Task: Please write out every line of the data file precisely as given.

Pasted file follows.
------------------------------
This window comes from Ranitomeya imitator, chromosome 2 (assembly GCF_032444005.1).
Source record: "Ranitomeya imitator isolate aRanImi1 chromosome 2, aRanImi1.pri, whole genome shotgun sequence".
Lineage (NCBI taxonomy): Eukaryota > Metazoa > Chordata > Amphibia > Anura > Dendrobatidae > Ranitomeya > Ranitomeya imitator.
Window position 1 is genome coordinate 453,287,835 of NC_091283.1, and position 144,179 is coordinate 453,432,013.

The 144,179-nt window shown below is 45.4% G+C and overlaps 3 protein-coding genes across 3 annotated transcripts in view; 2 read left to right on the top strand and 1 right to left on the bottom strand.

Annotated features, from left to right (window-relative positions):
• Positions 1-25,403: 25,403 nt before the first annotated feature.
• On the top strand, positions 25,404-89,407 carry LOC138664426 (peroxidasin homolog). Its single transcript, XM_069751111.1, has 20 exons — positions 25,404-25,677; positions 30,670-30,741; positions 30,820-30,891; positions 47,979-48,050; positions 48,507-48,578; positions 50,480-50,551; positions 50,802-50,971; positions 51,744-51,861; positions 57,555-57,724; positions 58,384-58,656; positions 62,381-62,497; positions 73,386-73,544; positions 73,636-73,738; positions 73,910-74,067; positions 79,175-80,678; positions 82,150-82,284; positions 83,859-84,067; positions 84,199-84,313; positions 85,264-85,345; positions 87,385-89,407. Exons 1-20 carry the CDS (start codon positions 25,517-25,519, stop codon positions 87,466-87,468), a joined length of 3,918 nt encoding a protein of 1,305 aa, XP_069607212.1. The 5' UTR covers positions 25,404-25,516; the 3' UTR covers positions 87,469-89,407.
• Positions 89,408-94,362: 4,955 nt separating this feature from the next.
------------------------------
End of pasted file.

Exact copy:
This window comes from Ranitomeya imitator, chromosome 2 (assembly GCF_032444005.1).
Source record: "Ranitomeya imitator isolate aRanImi1 chromosome 2, aRanImi1.pri, whole genome shotgun sequence".
Lineage (NCBI taxonomy): Eukaryota > Metazoa > Chordata > Amphibia > Anura > Dendrobatidae > Ranitomeya > Ranitomeya imitator.
Window position 1 is genome coordinate 453,287,835 of NC_091283.1, and position 144,179 is coordinate 453,432,013.

The 144,179-nt window shown below is 45.4% G+C and overlaps 3 protein-coding genes across 3 annotated transcripts in view; 2 read left to right on the top strand and 1 right to left on the bottom strand.

Annotated features, from left to right (window-relative positions):
• Positions 1-25,403: 25,403 nt before the first annotated feature.
• On the top strand, positions 25,404-89,407 carry LOC138664426 (peroxidasin homolog). Its single transcript, XM_069751111.1, has 20 exons — positions 25,404-25,677; positions 30,670-30,741; positions 30,820-30,891; positions 47,979-48,050; positions 48,507-48,578; positions 50,480-50,551; positions 50,802-50,971; positions 51,744-51,861; positions 57,555-57,724; positions 58,384-58,656; positions 62,381-62,497; positions 73,386-73,544; positions 73,636-73,738; positions 73,910-74,067; positions 79,175-80,678; positions 82,150-82,284; positions 83,859-84,067; positions 84,199-84,313; positions 85,264-85,345; positions 87,385-89,407. Exons 1-20 carry the CDS (start codon positions 25,517-25,519, stop codon positions 87,466-87,468), a joined length of 3,918 nt encoding a protein of 1,305 aa, XP_069607212.1. The 5' UTR covers positions 25,404-25,516; the 3' UTR covers positions 87,469-89,407.
• Positions 89,408-94,362: 4,955 nt separating this feature from the next.